“Be healthy, drink water and stay in love,” said one of the opening performers, A Hundred Drums.
The 10th BUKU Festival returned to New Orleans for the first time in three years on Friday and Saturday, giving festival-goers and performers a space to thrive.
Baton Rouge-born artist Lango was thrilled to join the 2022 festival lineup, which included many artists from Louisiana, and gave them the opportunity to perform in front of large audiences while staying close to home.
“I know this year they brought in a lot of local talent,” Lango said.
He stressed the importance of his own presence, as BUKU doesn’t often have talent from Baton Rouge.
“I’m the only Baton Rouge artist in the line-up, the first since Kevin Gates,” Lango said. “I grew up around College Drive and Perkins Road. This is all for my town and my niggas. All my friends are here and they be in.”
Performing at the New Orleans festival has been the highlight of her career so far.
“It’s come full circle, what’s bigger than BUKU here? This is the pinnacle of my opportunities.”
Festival headliners included Tyler The Creator, Tame Impala and $uicideboy$.
Not only was the festival important for fans and artists, but also for vendors.
New York-based modern grooming company Faculty was also on hand and offered free nail painting services to attendees.
“We sent a sticker sheet to everyone who received the wristband in the mail. BUKU did it for us for free,” said faculty founder Umar Elbably. “The audience is expressive and accepting and that’s who we want to speak to.”
Unlike Faculty, which paid for its booth, New Orleans-based recycled glass company Glass Half Full was invited to the festival for free, in an effort to raise awareness of the organization dedicated to state cleanup and coastal restoration.
“We partnered with BUKU for the action project,” said Carissa Hibbert, mentioning the project which gave away free tickets in exchange for community improvement actions.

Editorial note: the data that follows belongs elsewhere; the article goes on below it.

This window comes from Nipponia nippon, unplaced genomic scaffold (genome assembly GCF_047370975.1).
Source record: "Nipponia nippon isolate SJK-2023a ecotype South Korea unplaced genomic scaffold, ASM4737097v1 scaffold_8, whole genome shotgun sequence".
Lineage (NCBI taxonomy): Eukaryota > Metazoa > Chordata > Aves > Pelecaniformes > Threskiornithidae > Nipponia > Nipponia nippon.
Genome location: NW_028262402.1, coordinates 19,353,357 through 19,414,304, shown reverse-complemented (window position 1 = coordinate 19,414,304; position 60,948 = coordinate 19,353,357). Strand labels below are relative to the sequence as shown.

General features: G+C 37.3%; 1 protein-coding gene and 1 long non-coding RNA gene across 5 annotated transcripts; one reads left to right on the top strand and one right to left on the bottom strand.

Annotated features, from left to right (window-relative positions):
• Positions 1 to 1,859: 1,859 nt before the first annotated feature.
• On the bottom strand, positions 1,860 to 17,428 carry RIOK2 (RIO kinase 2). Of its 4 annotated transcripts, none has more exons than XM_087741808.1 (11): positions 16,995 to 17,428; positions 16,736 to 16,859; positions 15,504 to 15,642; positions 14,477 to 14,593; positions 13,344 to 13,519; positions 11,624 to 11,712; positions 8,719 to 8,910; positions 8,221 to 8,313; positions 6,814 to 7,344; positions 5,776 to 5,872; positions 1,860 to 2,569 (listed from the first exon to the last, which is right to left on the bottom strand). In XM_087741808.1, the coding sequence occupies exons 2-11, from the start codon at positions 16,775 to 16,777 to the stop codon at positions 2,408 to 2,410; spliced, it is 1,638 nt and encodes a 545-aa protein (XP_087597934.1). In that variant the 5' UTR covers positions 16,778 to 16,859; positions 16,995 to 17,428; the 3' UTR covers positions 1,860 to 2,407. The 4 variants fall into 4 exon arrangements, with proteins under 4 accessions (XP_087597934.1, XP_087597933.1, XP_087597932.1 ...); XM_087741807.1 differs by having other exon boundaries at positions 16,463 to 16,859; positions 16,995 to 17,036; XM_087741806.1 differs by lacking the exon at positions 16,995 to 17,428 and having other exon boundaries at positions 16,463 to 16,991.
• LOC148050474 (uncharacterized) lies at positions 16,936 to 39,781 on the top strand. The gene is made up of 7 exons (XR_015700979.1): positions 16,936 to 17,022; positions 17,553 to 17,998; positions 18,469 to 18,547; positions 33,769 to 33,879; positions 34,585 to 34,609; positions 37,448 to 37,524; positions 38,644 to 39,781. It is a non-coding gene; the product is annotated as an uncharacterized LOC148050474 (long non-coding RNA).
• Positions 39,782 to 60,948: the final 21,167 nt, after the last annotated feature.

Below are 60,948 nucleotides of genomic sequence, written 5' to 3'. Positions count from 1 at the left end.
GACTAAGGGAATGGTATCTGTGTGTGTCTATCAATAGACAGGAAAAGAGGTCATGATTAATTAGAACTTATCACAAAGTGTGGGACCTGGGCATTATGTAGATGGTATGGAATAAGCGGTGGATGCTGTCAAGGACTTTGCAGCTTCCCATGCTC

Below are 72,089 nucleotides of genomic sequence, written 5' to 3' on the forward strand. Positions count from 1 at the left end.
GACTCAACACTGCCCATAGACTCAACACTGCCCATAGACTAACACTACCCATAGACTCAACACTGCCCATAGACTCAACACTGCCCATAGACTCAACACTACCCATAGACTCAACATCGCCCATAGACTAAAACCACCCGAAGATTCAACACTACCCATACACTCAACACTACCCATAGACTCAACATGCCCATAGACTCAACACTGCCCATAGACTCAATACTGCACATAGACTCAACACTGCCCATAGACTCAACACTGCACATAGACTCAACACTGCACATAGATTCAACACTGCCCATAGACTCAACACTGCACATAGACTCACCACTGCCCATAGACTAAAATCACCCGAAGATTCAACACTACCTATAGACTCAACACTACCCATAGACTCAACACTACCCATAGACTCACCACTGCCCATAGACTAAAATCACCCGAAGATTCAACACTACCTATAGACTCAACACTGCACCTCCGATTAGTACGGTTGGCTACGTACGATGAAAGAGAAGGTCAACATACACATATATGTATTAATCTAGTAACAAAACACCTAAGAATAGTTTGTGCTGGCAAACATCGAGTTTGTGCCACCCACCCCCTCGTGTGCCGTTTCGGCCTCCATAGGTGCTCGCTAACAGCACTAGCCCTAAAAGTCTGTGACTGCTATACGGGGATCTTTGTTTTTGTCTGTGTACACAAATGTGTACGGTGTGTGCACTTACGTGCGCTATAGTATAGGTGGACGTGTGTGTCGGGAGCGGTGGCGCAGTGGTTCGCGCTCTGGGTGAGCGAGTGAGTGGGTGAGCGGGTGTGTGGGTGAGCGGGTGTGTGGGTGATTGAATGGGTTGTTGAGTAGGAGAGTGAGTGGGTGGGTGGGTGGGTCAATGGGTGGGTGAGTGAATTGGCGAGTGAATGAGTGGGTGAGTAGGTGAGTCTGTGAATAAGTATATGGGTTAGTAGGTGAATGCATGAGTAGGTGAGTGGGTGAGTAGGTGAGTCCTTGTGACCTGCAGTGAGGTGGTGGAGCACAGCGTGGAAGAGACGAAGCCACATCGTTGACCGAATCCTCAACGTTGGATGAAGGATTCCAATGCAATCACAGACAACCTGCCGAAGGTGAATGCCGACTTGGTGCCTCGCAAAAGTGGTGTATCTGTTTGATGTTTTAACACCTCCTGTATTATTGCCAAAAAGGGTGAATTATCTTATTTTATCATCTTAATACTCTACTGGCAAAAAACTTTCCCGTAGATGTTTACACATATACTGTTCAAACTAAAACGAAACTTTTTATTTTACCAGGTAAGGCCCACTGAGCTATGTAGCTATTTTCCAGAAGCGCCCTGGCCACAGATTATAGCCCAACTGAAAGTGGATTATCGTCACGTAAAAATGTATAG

Hibbert, who works with Glass Half Full, enjoyed the festival atmosphere.
“BUKU is a celebration of arts, culture and community, and this year it’s welcome,” Hibbert said.
With three large outdoor sections and an indoor ballroom section to boot, festival-goers had plenty of room to move around and also separate themselves a little from each other.
Excited to see Tame Impala live, the unwavering smile on LSU Alumnus Alex Rodriguez’s face captured what BUKU meant to him.
“I’ve been coming since high school. They killed it for COVID, but I’m glad to see everyone again,” Rodriguez said.
The New Orleans native considers it the perfect location for a major music festival.
“You know what it means to let the good times roll, we take care of each other here,” he said.
A festival group has been charged with the sole purpose of caring for others: BUKU Budz. This group operated in a tent labeled “Safe Space” and focused on harm reduction and comfort without the presence of police or doctors, which may deter some from seeking help.
“Harm reduction is very popular at most festivals, but the South is catching up. It’s hard to approach the police or even medical staff because they’re afraid of getting in trouble, so it’s more accessible everyone,” a New Orleans resident and BUKU said. Budz worker Hampton Callais said.
Callais understands that most festival-goers aren’t sober, and the sheer number of those people makes his job necessary.
“It is 100% essential for the festival experience because unfortunately people die at these events, and our main mission is to bring people home safely. [Astroworld 2021] was a national travesty and it shook me to my core because of the work I do at festivals. It’s good to be back here to make sure that doesn’t happen.”
Doctors and police were present in other areas for those in need.
BUKU was also a welcome space for the visual arts. The live paint wall featured spray paint artists with their own location on the rafters creating art in real time during the festival.
“It was really cool to watch people paint and vibrate to the music,” said Baton Rouge resident Cameryn Lucas. “Music inspired them in a way to create something beautiful.”
Slidell resident Hester Rito is the brainchild of Any O’Cajun, a Cajun catering company that made headlines during the festival.
“We started after the BP oil spill when my family lost all of our jobs,” Rito said when discussing Any O’Cajun’s birth. “I buy it, I prepare it, I cook it.”
As for the weekend’s most popular meal, Rito referenced “Saucy B,” a gravy-dipped crawfish fritter, a dish that represents southern Louisiana like no other.
“It’s our flagship; that’s what we started the business with,” Rito said.
Other popular items on the menu were crawfish mac and cheese and crab sliders with jambalaya.
BUKU provided a festival-hungry audience with exactly what they wanted, with New Orleans and the state of Louisiana in mind.